Saturday, December 31, 2016

2016 Year in Review

Why are people bitching about 2016? Just because we lost a lot of greats and elected a human cartoon character to run the free world doesn't mean the year hasn't yielded some positive things, especially in the realm of pop culture. Here are some of our faves.

Ghostbusters was a great movie. Much better than Ghostbusters II. At any rate they did what they had to do with it.

Rogue One is is right up there. Gareth Edwards is the new FX film Master. 

Dead & Co. is kicking ass. Beautiful spinners are in every pic I've seen, making it look like time traveling back to the 90's is a reality.

Micronauts are poised for a major comeback, thanks to the Hasbro SDCC set, and a well received comic book.

The small regional fan event is thriving across the U.S. It's no longer Wizard's game. Will Diamond soon fall? Joking.

The Hobbit is officially great thanks to the Extended Edition. Everything the films needed is there now, and the extra features are positively hysterical. 

Pen Pineapple Apple Pen is the thing you need to watch anytime you feel like you're having trouble operating as a functioning human being. Pikotaro is a genius.

Binge watching television shows all the time is a thing now, and nobody thinks you're weird for doing it. Netflix is making it easier to be a couch potato. 

Super 7 has He Man and the MOTU and they're already pissing off fans. Boutique toy manufacturing continues it's big takeover of licensed merch.

Happy New year eeveryone! May 2017 be just as good!

Sunday, August 14, 2016

A Decade of Blogging (infrequently)

This year marks the tenth anniversary of Materialist Zen, and even a blogger as apathetic as I cannot deny the excitement and joy of celebrating such a momentous occasion.  So here, without further ado, is the very first post of the year!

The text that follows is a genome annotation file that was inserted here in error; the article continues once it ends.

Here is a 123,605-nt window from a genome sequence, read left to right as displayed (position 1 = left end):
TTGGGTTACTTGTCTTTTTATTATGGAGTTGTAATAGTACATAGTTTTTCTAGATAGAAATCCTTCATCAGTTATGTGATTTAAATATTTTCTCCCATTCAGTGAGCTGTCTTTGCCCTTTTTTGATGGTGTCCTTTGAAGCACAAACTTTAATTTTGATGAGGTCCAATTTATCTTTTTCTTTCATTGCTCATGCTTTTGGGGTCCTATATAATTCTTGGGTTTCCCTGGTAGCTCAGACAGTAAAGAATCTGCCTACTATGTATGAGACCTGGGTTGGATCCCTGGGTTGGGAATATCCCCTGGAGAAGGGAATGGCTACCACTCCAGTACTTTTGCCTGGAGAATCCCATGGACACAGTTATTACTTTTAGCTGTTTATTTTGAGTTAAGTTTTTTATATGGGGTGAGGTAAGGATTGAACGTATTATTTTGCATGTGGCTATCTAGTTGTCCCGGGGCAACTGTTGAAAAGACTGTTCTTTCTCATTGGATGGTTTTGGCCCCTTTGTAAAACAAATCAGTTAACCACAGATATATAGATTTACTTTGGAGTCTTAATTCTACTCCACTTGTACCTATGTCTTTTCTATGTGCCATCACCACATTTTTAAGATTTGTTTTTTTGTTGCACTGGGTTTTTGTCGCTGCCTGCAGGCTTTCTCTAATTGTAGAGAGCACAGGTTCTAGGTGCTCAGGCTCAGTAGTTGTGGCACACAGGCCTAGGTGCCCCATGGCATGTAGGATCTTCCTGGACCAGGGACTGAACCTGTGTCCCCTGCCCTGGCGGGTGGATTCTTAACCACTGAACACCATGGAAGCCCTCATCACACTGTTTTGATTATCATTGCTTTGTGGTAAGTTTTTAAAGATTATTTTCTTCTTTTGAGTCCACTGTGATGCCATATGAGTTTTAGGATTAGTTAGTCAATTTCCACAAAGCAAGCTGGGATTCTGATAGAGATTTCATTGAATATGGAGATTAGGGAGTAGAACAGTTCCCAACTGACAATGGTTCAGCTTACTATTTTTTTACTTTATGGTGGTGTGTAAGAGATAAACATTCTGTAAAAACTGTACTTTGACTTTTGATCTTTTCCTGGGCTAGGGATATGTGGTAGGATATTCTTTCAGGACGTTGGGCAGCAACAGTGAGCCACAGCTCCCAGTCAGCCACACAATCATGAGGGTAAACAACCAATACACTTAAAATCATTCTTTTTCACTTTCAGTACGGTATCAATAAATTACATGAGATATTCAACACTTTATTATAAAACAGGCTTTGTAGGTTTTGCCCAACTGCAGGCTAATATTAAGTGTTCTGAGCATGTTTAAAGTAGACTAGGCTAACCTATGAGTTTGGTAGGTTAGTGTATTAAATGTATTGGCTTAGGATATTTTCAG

Blogging is fun but blogging is also a drag. It takes time to type and coming up with ideas to write about is hard, so I don't do it much. I'm usually too in the moment to take a picture or ask a relevant question, then I forget the idea altogether because I'm too dumb to make a note. After all that I normally settle into the idea that this is just the most redundant activity. Blogging really is entirely unnecessary and it takes a certain level of self-absorption to be any good at it. So it is that spirit, the spirit of self-absorption, that I kick off this year of celebration with a brief conversion with myself discussing what it's like to blog over a period of ten years. 

Congratulations on my ten years! How does it feel to write of such a long-running blog?

 It feels great, thanks! When I started I never imagined I would still be doing this ten years later.  

How has blogging changed since I started out?

The blogging itself hasn't changed much, but the interconnection with other social media certainly has. It was such a pain in the neck to make people aware of my blog that I basically still can't be bothered with it. It was that time consuming to cross promote. Things like Google Ads were so terrible, absolutely getting in the way of what I am trying to do here and not delivering on the promise. There's an ease of use and access now that wasn't present ten year ago that I would say is the biggest change. People are blogging with their cell phones!

How have I changed?

(Laughs) I've changed but I'm not getting any smarter, stronger, or better looking! Seriously, if I've changed it's probably in that I'm more focused and have lower expectations. Maybe not "lower"  but more reasonable and within reach. Life isn't as tumultuous as it once was. That's given me a chance to pause in self-reflection, and come to some realizations, like what it is I'm doing by immersing myself in the hobby like I do.

What is it I'm doing by immersing myself in the hobby like I do? 

I had to ask! Maybe I spoke to soon. I know I'm more active than I ever was, with things like the toy show, various Facebook groups and Twitter, but what is it I'm doing? It definitely qualifies as an avocation, and even though I don't see that changing anytime soon, I'm likely to keep putting my energy into it. It's the simple pleasure of acquiring a dumb thing, and sharing that love with as many people as possible. 

I haven't posted in almost two years. Why?